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Buddhadharma : Summer 2012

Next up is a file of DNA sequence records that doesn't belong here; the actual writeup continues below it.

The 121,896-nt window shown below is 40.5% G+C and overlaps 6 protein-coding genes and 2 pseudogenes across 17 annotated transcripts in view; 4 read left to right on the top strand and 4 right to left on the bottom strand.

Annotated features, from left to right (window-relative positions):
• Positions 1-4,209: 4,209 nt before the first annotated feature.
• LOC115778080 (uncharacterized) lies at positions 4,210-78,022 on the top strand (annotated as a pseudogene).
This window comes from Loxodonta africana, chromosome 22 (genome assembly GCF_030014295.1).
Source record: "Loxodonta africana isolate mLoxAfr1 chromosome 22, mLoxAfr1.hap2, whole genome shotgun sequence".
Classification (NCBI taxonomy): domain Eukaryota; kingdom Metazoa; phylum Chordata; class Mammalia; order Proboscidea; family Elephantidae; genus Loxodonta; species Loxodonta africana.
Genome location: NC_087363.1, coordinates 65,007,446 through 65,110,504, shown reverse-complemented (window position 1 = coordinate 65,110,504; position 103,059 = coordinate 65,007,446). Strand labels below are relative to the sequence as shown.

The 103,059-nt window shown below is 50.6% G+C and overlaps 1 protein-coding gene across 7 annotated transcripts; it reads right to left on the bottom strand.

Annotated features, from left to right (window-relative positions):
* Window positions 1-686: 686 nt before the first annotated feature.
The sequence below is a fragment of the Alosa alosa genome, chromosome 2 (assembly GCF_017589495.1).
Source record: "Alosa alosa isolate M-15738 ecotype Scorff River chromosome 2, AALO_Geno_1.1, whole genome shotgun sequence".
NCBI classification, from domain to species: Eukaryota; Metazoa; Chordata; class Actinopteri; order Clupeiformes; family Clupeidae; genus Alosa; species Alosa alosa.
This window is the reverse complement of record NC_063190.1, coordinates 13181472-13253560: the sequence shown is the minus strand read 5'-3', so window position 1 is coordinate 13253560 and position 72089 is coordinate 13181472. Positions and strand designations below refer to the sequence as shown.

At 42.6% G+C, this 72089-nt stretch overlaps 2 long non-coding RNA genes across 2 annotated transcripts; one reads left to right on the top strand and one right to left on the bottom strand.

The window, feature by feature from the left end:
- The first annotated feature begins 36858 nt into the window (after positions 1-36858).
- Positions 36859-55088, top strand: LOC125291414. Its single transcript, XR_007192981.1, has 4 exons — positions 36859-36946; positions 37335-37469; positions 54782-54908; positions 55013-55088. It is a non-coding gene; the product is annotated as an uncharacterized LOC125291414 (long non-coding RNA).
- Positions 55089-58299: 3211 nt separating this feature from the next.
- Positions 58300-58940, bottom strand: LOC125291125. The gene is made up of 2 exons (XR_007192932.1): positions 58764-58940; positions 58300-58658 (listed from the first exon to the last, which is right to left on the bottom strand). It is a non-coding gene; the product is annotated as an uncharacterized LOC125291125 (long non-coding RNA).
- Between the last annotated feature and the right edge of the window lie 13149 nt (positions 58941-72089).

SUMMER 2 0 1 2 BUDDHADHARMA: THE PRACTITIONER’S QUARTERLY 59 THANISSARA international lobby groups to get the South African govern ment to roll out its own antiretroviral program. TAC and other nonprofits also took on the pharmaceutical industry over the unrealistic cost of these lifesaving drugs. When we first arrived in South Africa, it was in the midst of euphoria as the country made its relatively peaceful transi tion from apartheid to democracy. However, our experience of the “Rainbow Nation” soon became more muddied as we encountered layers of wounding left in the wake of apart heid, which had sharply divided a whole nation, leaving a strange dissonance created by people living in parallel but completely different worlds. The white world had its place names, streets, cities, tidy houses with lawns, and flower beds; the black world was dust roads, shacks, and location num bers shrouded in invisibility. In rural KwaZulu Natal, where Dharmagiri is located, we were confronted by an entrenched economic disparity between whites and blacks. The “home lands” (also called “locations”) of the black communities had scant resources save a few overcrowded mission schools and health facilities. The unemployment in these areas is still father and a brother recently returned from jail. Next month is a long way away, never mind the consequences of HIV infec tion in ten years’ time. So why plan for that? As the process lurched through alcoholic episodes, visits to the clinic to stand in hopeless lines, consultations with Sipho’s girlfriend who was also infected, taking their sick baby to hospital, a midnight suicide attempt, and more queues at the clinic, miraculously the rural mission hospital started an anti retroviral rollout. The program was funded by an overseas non governmental organization that was one of many emerging nonprofits trying to respond to the burgeoning crisis. We man aged to get Sipho signed up. He was lucky. Many struggling with infection have no access to treatment or choose to die quietly rather than be tested and suffer the shame of social stigma. Sipho is just one of millions of South Africans whose lives have been affected by the AIDS pandemic that cruelly swept across the land soon after the victory over apartheid. At the time that Jabulani approached us, the South African govern ment was in deep denial about the farreaching consequences of AIDS. It took ten years of legal battles undertaken by the Treatment Action Campaign (TAC) and heavy pressure from (Above) Buddha statue at the Buddhist Retreat Center in KwaZulu, where Thanissara and Kittisaro served as spiritual directors from 1995 to 2000 TOMASCAMPHER (Circled above) Thanissara and Kittisaro’s work focuses on an area of KwaZulu Natal, one of the poorest provinces in South Africa (Opposite) Dancers at the launch of the Khuphuka (“Rise Up”) Project in KwaZulu, South Africa